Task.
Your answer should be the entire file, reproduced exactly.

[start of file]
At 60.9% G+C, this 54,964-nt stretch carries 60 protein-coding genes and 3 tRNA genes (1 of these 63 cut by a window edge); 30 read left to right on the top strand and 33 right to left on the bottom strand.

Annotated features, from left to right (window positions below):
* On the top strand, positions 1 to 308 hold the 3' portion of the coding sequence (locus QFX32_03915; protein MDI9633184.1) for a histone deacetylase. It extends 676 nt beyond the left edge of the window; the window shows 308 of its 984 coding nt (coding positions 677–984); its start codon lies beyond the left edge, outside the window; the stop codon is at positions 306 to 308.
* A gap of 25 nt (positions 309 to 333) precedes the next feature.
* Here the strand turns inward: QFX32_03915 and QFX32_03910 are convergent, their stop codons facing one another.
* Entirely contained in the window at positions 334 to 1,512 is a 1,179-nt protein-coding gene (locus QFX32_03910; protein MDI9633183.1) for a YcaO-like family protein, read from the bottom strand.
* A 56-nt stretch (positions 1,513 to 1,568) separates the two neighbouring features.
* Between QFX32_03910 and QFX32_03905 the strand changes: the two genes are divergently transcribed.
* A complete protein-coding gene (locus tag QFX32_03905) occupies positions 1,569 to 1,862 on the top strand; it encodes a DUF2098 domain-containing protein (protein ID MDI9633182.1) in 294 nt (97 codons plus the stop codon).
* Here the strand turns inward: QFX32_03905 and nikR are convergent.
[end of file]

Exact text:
At 60.9% G+C, this 54,964-nt stretch carries 60 protein-coding genes and 3 tRNA genes (1 of these 63 cut by a window edge); 30 read left to right on the top strand and 33 right to left on the bottom strand.

Annotated features, from left to right (window positions below):
* On the top strand, positions 1 to 308 hold the 3' portion of the coding sequence (locus QFX32_03915; protein MDI9633184.1) for a histone deacetylase. It extends 676 nt beyond the left edge of the window; the window shows 308 of its 984 coding nt (coding positions 677–984); its start codon lies beyond the left edge, outside the window; the stop codon is at positions 306 to 308.
* A gap of 25 nt (positions 309 to 333) precedes the next feature.
* Here the strand turns inward: QFX32_03915 and QFX32_03910 are convergent, their stop codons facing one another.
* Entirely contained in the window at positions 334 to 1,512 is a 1,179-nt protein-coding gene (locus QFX32_03910; protein MDI9633183.1) for a YcaO-like family protein, read from the bottom strand.
* A 56-nt stretch (positions 1,513 to 1,568) separates the two neighbouring features.
* Between QFX32_03910 and QFX32_03905 the strand changes: the two genes are divergently transcribed.
* A complete protein-coding gene (locus tag QFX32_03905) occupies positions 1,569 to 1,862 on the top strand; it encodes a DUF2098 domain-containing protein (protein ID MDI9633182.1) in 294 nt (97 codons plus the stop codon).
* Here the strand turns inward: QFX32_03905 and nikR are convergent.